The AES algorithm is capable of using cryptographic keys of 128, 192, and 256 bits to encrypt and decrypt data in blocks of 128 bits.


The last line is crucial – cryptographic keys of 128, 192, and 256 bits to encrypt and decrypt data in blocks of 128 bits.

Here we will use AES with a cryptographic key of 256 bits (AES uses a symmetric key – it means the same key for encryption and decryption).

What do we need in the interface?

  • 3 text widgets: One plaintext to provide our message, the second one for the password – converted to the encryption key, and the last one for ciphertext output,
  • 2 buttons: to invoke encrypt or decrypt operation,
  • 3 TextViews: We will display the last operation, symmetric key, and hex value of encryption (or decryption) message – just for us, to do an additional checkup.

Simple UI ready to go presents itself as follows:

Encryption Example UI

I used the current default layout – ConstraintLayout. In my option, it is convenient but requires some practice in setting constrains properties.

Check out my XML:

<?xml version="1.0" encoding="utf-8"?>
<androidx.constraintlayout.widget.ConstraintLayout xmlns:android=""

        app:layout_constraintTop_toTopOf="parent" />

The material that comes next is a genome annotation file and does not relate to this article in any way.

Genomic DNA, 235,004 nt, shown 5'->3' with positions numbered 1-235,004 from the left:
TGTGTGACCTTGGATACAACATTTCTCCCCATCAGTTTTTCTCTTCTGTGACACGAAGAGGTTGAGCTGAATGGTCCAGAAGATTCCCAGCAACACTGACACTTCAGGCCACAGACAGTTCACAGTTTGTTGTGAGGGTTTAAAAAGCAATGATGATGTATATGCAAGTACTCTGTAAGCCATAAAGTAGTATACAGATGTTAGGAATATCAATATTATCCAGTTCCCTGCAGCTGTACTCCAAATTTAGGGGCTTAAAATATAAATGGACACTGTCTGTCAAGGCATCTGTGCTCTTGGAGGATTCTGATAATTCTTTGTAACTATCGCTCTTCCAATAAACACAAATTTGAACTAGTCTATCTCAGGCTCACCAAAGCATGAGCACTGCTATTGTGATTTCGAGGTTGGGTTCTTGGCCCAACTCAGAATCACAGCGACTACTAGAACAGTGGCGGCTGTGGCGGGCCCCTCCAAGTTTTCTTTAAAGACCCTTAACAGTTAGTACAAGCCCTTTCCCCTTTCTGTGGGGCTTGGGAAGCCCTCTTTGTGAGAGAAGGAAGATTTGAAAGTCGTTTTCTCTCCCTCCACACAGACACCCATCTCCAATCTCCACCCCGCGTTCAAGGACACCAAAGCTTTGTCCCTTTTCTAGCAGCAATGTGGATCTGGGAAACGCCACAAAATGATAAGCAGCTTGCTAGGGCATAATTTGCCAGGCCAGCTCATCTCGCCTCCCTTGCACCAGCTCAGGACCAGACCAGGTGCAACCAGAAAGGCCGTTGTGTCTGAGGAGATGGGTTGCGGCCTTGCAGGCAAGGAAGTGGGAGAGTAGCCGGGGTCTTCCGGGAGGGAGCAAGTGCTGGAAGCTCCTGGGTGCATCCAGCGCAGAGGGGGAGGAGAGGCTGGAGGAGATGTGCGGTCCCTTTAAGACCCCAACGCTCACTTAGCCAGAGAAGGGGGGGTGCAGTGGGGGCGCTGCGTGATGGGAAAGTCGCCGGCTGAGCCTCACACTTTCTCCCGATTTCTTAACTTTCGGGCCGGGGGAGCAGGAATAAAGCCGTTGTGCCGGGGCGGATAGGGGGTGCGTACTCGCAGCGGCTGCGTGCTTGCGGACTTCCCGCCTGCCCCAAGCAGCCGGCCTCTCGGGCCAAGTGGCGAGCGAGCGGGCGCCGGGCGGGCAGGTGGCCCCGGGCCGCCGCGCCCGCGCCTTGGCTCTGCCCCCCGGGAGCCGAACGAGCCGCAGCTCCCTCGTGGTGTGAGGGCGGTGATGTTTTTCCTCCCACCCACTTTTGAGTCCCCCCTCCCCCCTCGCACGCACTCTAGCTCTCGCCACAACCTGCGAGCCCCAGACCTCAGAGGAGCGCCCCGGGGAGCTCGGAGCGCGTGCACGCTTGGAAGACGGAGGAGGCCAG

app:layout_constraintTop_toTopOf="parent" />

        app:layout_constraintTop_toTopOf="parent" />

        app:layout_constraintTop_toTopOf="parent" />


Under the surface

We do not need to modify any config in this app, so the default will do the job. All we need is MainActivity. Let’s start with defining some statics and variables:

public class MainActivity extends AppCompatActivity {

    private static final String TAG = MainActivity.class.getName();
    private static final String ALGORITHM = "AES";
    private static final String CIPHER = "AES/ECB/PKCS5Padding";
    private static final String SHA2 = "SHA-256";

    EditText etPlain, etPass, etEnc;
    TextView tvKey, tvEncHex, tvOp;
    Button btEnc, btDec;
    String output;

I want to direct your attention to CIPHER, ALGORITHM, and SHA2 statics.

They are crucial further.

Both ALGORITHM (AES) and SHA2 (SHA-256) are just the algorithm names – we will use build in Javax Cipher Class and MessageDigest Class, so we have to tell which instance of the class we want to use.

Our CIPHER static is one of many Cipher instances.

If you want to check other possibilities, visit the Cipher section on Android Development.

Then we need to assign this mess in the onCreate method:

protected void onCreate(Bundle savedInstanceState) {

        etPlain = (EditText) findViewById(;
        etPass = (EditText) findViewById(;
        etEnc = (EditText) findViewById(;

        btEnc = (Button) findViewById(;
        btDec = (Button) findViewById(;

        tvKey = (TextView) findViewById(;
        tvEncHex = (TextView) findViewById(;
        tvOp = (TextView) findViewById(;



As you may know from my previous articles (mentioned above), we will need 3 additional functions: to generate a key, to encrypt (encipher) the data, and to decrypt (decipher) it.